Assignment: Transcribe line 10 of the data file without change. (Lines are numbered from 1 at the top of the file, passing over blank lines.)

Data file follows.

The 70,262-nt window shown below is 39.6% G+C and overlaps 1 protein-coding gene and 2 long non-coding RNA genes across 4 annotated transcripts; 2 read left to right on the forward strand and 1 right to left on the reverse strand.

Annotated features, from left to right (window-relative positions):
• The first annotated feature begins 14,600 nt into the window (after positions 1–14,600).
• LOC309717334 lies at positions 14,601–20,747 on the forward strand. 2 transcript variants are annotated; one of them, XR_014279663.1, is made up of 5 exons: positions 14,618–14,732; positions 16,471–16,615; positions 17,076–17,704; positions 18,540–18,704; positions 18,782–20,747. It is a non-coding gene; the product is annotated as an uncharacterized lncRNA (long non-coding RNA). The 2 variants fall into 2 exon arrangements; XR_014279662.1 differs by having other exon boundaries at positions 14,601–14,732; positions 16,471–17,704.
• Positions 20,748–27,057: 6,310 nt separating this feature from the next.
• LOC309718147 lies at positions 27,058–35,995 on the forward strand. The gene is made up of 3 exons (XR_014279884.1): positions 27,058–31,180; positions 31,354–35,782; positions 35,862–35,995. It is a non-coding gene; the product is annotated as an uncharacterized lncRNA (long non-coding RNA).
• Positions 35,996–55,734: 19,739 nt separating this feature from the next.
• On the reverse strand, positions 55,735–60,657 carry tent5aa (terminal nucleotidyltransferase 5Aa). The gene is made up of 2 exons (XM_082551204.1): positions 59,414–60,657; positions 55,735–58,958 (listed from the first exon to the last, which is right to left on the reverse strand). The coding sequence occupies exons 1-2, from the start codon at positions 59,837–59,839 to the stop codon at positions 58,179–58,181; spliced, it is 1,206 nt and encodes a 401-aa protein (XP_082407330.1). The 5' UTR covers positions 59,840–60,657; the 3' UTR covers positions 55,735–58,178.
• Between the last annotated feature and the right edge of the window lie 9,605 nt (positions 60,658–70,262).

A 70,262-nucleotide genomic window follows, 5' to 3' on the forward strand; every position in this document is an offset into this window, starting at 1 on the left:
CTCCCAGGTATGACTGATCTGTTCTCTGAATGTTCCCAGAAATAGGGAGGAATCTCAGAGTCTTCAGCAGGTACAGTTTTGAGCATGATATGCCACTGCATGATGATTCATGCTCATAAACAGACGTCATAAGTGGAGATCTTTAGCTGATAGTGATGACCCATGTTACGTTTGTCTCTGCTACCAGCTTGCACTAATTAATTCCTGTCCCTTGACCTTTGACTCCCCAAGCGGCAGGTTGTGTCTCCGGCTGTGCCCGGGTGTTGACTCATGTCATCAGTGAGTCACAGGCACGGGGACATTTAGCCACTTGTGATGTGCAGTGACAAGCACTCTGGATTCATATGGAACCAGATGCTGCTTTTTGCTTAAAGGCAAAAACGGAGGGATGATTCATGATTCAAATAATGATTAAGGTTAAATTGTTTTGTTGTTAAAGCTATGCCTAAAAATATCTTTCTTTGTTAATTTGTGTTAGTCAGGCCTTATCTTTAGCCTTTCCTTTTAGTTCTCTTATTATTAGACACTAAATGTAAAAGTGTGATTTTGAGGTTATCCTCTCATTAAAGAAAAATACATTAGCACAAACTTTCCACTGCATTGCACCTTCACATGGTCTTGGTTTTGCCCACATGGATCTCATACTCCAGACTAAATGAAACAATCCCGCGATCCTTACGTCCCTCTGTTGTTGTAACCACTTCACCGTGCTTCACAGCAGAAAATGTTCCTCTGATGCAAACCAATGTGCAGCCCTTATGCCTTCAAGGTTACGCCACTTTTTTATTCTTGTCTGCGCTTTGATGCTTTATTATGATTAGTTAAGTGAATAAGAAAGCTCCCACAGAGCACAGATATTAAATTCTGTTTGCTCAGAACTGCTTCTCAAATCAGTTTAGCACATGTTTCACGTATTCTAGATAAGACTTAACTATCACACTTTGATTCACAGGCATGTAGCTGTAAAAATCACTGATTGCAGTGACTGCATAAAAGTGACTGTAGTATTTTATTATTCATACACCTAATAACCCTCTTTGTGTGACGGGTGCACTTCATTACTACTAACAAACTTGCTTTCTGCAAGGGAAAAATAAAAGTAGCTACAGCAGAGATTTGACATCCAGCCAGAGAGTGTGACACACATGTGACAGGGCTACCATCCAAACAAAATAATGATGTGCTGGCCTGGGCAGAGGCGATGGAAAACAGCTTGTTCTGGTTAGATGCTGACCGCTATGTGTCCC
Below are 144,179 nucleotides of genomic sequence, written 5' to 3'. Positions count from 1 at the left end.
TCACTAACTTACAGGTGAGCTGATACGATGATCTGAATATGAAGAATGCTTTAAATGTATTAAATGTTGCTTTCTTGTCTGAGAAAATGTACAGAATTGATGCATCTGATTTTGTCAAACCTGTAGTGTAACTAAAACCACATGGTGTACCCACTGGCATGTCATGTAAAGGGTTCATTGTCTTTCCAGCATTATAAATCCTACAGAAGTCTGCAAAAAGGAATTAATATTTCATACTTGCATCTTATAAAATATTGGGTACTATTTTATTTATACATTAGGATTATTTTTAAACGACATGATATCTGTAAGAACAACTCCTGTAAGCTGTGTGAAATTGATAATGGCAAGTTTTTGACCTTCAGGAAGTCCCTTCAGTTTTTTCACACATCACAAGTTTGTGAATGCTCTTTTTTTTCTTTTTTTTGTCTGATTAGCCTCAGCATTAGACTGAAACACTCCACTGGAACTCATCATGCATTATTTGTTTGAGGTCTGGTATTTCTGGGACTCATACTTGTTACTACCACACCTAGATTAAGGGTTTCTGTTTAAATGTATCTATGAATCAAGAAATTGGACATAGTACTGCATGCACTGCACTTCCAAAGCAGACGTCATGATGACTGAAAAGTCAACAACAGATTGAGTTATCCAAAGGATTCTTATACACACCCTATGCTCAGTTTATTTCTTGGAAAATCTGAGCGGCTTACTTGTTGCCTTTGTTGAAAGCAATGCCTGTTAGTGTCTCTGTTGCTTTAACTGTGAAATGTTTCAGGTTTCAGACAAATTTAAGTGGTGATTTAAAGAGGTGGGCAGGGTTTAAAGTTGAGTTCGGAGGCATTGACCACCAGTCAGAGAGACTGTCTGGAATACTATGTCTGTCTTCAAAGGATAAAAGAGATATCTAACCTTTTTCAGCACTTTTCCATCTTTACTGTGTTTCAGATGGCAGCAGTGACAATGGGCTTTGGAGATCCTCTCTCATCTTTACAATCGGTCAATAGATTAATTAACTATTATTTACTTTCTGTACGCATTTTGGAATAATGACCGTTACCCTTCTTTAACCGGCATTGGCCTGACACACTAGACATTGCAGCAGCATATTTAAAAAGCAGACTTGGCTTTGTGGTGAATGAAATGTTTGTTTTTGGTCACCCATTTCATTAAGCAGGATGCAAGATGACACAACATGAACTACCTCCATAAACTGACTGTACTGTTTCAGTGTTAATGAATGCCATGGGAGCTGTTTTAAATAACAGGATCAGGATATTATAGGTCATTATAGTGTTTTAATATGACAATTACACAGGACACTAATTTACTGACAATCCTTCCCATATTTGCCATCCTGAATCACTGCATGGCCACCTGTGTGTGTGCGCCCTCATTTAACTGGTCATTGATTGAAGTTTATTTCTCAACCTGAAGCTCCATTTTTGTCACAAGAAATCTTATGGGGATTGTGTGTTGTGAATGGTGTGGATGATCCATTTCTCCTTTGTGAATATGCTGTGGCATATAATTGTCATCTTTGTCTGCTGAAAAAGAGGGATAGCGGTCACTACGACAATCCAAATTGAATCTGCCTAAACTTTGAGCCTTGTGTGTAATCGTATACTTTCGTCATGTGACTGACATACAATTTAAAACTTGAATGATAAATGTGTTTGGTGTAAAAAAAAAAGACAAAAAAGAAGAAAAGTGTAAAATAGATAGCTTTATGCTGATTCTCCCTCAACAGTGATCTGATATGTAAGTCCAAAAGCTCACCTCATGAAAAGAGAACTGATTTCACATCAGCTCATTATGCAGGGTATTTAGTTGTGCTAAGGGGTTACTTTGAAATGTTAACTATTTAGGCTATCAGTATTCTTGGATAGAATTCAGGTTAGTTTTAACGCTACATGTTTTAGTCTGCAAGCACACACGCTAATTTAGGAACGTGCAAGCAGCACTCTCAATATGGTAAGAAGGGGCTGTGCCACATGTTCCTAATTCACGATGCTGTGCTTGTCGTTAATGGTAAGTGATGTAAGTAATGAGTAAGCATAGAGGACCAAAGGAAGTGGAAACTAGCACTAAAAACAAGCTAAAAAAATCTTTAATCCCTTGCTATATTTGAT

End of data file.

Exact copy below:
A 70,262-nucleotide genomic window follows, 5' to 3' on the forward strand; every position in this document is an offset into this window, starting at 1 on the left: